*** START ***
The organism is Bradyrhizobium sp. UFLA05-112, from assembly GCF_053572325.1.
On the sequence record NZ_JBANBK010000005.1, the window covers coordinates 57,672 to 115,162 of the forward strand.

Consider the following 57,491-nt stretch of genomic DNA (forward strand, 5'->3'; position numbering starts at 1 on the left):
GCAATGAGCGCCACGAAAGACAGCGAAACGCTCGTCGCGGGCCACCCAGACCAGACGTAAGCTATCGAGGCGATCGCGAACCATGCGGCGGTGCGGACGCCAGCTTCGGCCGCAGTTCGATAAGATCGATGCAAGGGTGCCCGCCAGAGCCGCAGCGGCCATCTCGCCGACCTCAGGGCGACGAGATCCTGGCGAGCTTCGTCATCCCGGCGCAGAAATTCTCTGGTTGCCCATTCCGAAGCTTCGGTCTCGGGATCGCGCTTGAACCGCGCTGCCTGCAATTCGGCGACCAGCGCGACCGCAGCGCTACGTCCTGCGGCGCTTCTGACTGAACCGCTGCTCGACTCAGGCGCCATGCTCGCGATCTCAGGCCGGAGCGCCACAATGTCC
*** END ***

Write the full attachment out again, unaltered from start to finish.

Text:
The organism is Bradyrhizobium sp. UFLA05-112, from assembly GCF_053572325.1.
On the sequence record NZ_JBANBK010000005.1, the window covers coordinates 57,672 to 115,162 of the forward strand.

Consider the following 57,491-nt stretch of genomic DNA (forward strand, 5'->3'; position numbering starts at 1 on the left):
GCAATGAGCGCCACGAAAGACAGCGAAACGCTCGTCGCGGGCCACCCAGACCAGACGTAAGCTATCGAGGCGATCGCGAACCATGCGGCGGTGCGGACGCCAGCTTCGGCCGCAGTTCGATAAGATCGATGCAAGGGTGCCCGCCAGAGCCGCAGCGGCCATCTCGCCGACCTCAGGGCGACGAGATCCTGGCGAGCTTCGTCATCCCGGCGCAGAAATTCTCTGGTTGCCCATTCCGAAGCTTCGGTCTCGGGATCGCGCTTGAACCGCGCTGCCTGCAATTCGGCGACCAGCGCGACCGCAGCGCTACGTCCTGCGGCGCTTCTGACTGAACCGCTGCTCGACTCAGGCGCCATGCTCGCGATCTCAGGCCGGAGCGCCACAATGTCC